When Grace was a baby, we used to put her in elbow restraints called “no-nos” to keep her from biting her fingers. She could not get her fingers to her mouth, so she could not bite them. However, she also couldn’t get her pacifier to her mouth with the no-nos on. But that didn’t stop her. She would take her pacifier, put it directly in front of her on the floor, then move her arms straight out to the sides and bend at the waist, grabbing the pacifier with her mouth. She used to be the queen of adaptability.

We will get there again. In the words of Spiderman’s uncle, with great independence comes great adaptability. Or something like that.

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Trip or Treat

Last night was Halloween—I hope all of you had fun and enjoyed the festivities. I know that my kids sure did! It was Elliot’s first Halloween, and he was tuckered out by all of the being carried around and making people smile.

Gracie had a good Halloween. She got TONS of candy; she will probably still have some until this time next year. She doesn’t really care for sweets too much—she likes them, but doesn’t go crazy on them.

Jackson also had fun. This was his first year trick-or-treating without us; he met up with one of his school friends and was on his own. Gasp! My little boy is not so little anymore. He also got TONS of candy, which will likely be gone by the end of the week. He loves all junk food, especially candy.

On the day before Halloween, we visited the local high school for their annual Trick-or-Treat Street, where groups of high schoolers decorate and staff candy tables for the area children. We’ve been to this event for the past few years. They always do a good job. This year, it was packed—there were two or three times more kids than there have been in the past. We waited in line for about 30 minutes before we could even enter the trick-or-treat area. Grace played with a cute little girl in line ahead of us while we waited.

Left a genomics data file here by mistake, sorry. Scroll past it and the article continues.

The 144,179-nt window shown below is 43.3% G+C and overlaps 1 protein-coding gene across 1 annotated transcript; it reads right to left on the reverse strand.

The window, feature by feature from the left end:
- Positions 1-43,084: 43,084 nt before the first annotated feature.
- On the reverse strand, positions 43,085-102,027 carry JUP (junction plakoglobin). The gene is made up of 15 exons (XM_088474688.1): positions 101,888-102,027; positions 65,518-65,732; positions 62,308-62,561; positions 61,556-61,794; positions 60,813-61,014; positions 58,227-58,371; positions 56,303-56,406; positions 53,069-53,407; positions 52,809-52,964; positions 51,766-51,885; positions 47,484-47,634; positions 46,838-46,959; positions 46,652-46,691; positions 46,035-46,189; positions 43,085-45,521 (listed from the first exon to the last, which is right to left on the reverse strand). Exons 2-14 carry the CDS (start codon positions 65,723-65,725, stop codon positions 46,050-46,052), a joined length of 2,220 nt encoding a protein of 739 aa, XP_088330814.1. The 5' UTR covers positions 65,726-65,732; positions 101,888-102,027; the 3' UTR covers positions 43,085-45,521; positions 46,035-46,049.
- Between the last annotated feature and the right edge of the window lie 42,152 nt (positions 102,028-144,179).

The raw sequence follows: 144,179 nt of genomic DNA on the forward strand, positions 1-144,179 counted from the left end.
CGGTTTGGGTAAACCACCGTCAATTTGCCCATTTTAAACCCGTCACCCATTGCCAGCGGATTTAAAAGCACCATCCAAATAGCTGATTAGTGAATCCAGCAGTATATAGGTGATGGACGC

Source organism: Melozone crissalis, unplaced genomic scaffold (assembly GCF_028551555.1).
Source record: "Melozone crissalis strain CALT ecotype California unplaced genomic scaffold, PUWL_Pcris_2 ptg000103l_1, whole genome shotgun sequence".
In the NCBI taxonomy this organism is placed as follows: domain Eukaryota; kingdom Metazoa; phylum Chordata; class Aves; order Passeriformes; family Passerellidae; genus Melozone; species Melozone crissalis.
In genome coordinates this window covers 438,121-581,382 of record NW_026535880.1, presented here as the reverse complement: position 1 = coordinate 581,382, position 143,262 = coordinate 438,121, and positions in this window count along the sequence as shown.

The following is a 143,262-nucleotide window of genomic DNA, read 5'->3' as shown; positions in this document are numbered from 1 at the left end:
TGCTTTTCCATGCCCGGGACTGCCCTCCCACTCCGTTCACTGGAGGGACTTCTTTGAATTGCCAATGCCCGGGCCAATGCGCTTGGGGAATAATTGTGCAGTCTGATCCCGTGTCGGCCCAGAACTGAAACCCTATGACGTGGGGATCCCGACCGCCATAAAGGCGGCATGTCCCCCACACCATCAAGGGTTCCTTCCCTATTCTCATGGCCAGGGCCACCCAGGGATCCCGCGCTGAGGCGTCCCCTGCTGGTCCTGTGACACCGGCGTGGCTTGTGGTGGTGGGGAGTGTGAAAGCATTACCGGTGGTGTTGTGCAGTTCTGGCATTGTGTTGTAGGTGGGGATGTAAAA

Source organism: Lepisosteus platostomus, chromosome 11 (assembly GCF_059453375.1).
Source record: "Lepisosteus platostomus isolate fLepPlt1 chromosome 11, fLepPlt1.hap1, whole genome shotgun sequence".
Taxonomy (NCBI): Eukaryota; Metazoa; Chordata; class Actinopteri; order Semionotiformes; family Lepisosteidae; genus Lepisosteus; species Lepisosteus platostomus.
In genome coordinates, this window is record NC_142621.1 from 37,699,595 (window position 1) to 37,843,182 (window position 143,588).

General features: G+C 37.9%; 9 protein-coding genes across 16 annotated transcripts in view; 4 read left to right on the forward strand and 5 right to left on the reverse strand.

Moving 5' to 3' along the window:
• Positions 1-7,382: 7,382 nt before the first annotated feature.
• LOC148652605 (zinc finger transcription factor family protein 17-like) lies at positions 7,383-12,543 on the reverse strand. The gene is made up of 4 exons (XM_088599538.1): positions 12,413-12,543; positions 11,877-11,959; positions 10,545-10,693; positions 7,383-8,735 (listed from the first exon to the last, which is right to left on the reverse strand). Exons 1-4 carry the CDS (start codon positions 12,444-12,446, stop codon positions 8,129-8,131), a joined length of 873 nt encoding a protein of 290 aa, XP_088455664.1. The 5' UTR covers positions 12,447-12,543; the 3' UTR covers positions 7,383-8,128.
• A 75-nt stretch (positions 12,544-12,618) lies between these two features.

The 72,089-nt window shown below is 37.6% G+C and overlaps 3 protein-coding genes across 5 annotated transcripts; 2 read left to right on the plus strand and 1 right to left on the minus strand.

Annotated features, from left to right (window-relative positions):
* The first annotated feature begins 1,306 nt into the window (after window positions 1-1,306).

Finally, we reached the start of the trick-or-treat maze. We walked through a set of double doors into a dimly lit hallway. There was a hopscotch game set up inside the doors, and the kids were supposed to jump through it to get the candy. But for Grace, the dim lighting took away her remaining vision, and she could not see anything at all. I explained to the girls at the table that she couldn’t see it, and they gave her a handful of candy. Grace insisted that she was fine and could walk without assistance, but she kept falling, landing hard on her knees. Each time, she’d get up with her usual chirp of “I’m fine!,” but eventually she allowed me to lead her. I held her under her arm throughout the rest of the building, leading her through hallways and corridors as she collected treats. Except for a scary moment on some stairs, and a difficult walk across a balance beam, Grace did really well in the low lighting. She ended up with about half of a pumpkin bucket’s worth of candy—not a bad haul for the day before Halloween! It was a fun family experience, despite the reminder of Grace’s visual limitations.